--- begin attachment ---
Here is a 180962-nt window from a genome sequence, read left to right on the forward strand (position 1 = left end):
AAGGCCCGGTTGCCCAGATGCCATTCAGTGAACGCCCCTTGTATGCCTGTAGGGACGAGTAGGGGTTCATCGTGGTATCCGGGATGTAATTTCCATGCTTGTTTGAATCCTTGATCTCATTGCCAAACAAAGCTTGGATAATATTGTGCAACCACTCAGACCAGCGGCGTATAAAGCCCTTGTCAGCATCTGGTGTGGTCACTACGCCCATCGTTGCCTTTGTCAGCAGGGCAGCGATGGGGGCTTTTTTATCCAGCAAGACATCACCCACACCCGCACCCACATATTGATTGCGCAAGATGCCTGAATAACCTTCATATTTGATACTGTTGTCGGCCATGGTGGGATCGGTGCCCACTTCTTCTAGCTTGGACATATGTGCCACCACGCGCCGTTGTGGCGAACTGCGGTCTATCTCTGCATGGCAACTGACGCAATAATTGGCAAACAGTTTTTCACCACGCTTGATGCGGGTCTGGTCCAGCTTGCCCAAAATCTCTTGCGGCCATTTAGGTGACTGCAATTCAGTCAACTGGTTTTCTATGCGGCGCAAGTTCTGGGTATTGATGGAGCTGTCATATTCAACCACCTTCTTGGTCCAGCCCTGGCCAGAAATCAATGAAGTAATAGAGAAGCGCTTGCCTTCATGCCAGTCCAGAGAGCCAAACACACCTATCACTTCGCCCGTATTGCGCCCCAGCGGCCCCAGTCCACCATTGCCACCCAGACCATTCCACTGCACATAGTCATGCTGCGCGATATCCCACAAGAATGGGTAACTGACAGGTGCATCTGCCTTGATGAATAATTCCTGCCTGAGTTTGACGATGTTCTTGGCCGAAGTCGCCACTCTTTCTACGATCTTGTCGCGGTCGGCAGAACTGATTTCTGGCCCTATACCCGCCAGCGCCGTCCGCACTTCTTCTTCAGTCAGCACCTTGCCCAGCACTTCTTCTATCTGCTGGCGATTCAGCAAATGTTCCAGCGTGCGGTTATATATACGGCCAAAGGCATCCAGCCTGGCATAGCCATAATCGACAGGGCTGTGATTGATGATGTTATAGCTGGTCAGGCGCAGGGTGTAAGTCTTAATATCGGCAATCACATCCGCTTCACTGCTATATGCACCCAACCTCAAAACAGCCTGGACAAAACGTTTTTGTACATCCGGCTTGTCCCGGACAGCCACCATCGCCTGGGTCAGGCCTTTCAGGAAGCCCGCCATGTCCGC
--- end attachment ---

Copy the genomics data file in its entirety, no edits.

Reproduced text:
Here is a 180962-nt window from a genome sequence, read left to right on the forward strand (position 1 = left end):
AAGGCCCGGTTGCCCAGATGCCATTCAGTGAACGCCCCTTGTATGCCTGTAGGGACGAGTAGGGGTTCATCGTGGTATCCGGGATGTAATTTCCATGCTTGTTTGAATCCTTGATCTCATTGCCAAACAAAGCTTGGATAATATTGTGCAACCACTCAGACCAGCGGCGTATAAAGCCCTTGTCAGCATCTGGTGTGGTCACTACGCCCATCGTTGCCTTTGTCAGCAGGGCAGCGATGGGGGCTTTTTTATCCAGCAAGACATCACCCACACCCGCACCCACATATTGATTGCGCAAGATGCCTGAATAACCTTCATATTTGATACTGTTGTCGGCCATGGTGGGATCGGTGCCCACTTCTTCTAGCTTGGACATATGTGCCACCACGCGCCGTTGTGGCGAACTGCGGTCTATCTCTGCATGGCAACTGACGCAATAATTGGCAAACAGTTTTTCACCACGCTTGATGCGGGTCTGGTCCAGCTTGCCCAAAATCTCTTGCGGCCATTTAGGTGACTGCAATTCAGTCAACTGGTTTTCTATGCGGCGCAAGTTCTGGGTATTGATGGAGCTGTCATATTCAACCACCTTCTTGGTCCAGCCCTGGCCAGAAATCAATGAAGTAATAGAGAAGCGCTTGCCTTCATGCCAGTCCAGAGAGCCAAACACACCTATCACTTCGCCCGTATTGCGCCCCAGCGGCCCCAGTCCACCATTGCCACCCAGACCATTCCACTGCACATAGTCATGCTGCGCGATATCCCACAAGAATGGGTAACTGACAGGTGCATCTGCCTTGATGAATAATTCCTGCCTGAGTTTGACGATGTTCTTGGCCGAAGTCGCCACTCTTTCTACGATCTTGTCGCGGTCGGCAGAACTGATTTCTGGCCCTATACCCGCCAGCGCCGTCCGCACTTCTTCTTCAGTCAGCACCTTGCCCAGCACTTCTTCTATCTGCTGGCGATTCAGCAAATGTTCCAGCGTGCGGTTATATATACGGCCAAAGGCATCCAGCCTGGCATAGCCATAATCGACAGGGCTGTGATTGATGATGTTATAGCTGGTCAGGCGCAGGGTGTAAGTCTTAATATCGGCAATCACATCCGCTTCACTGCTATATGCACCCAACCTCAAAACAGCCTGGACAAAACGTTTTTGTACATCCGGCTTGTCCCGGACAGCCACCATCGCCTGGGTCAGGCCTTTCAGGAAGCCCGCCATGTCCGC